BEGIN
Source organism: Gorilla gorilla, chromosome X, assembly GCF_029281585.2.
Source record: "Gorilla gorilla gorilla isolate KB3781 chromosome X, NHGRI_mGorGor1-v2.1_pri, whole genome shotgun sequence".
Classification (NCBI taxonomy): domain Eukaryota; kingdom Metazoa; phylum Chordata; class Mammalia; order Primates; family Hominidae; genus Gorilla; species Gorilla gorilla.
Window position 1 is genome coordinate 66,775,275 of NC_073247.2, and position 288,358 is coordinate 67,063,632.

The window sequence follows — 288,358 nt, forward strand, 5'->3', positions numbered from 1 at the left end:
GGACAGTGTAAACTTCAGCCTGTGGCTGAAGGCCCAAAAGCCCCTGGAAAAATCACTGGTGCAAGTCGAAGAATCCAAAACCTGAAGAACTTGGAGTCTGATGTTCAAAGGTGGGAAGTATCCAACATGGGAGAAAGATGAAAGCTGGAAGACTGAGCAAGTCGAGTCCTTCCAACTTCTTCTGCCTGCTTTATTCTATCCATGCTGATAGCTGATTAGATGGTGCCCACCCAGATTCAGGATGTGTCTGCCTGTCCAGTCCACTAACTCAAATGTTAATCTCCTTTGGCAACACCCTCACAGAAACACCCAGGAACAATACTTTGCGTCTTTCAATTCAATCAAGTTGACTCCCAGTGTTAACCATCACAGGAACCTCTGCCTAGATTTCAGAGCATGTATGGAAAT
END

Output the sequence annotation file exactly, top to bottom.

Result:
Source organism: Gorilla gorilla, chromosome X, assembly GCF_029281585.2.
Source record: "Gorilla gorilla gorilla isolate KB3781 chromosome X, NHGRI_mGorGor1-v2.1_pri, whole genome shotgun sequence".
Classification (NCBI taxonomy): domain Eukaryota; kingdom Metazoa; phylum Chordata; class Mammalia; order Primates; family Hominidae; genus Gorilla; species Gorilla gorilla.
Window position 1 is genome coordinate 66,775,275 of NC_073247.2, and position 288,358 is coordinate 67,063,632.

The window sequence follows — 288,358 nt, forward strand, 5'->3', positions numbered from 1 at the left end:
GGACAGTGTAAACTTCAGCCTGTGGCTGAAGGCCCAAAAGCCCCTGGAAAAATCACTGGTGCAAGTCGAAGAATCCAAAACCTGAAGAACTTGGAGTCTGATGTTCAAAGGTGGGAAGTATCCAACATGGGAGAAAGATGAAAGCTGGAAGACTGAGCAAGTCGAGTCCTTCCAACTTCTTCTGCCTGCTTTATTCTATCCATGCTGATAGCTGATTAGATGGTGCCCACCCAGATTCAGGATGTGTCTGCCTGTCCAGTCCACTAACTCAAATGTTAATCTCCTTTGGCAACACCCTCACAGAAACACCCAGGAACAATACTTTGCGTCTTTCAATTCAATCAAGTTGACTCCCAGTGTTAACCATCACAGGAACCTCTGCCTAGATTTCAGAGCATGTATGGAAAT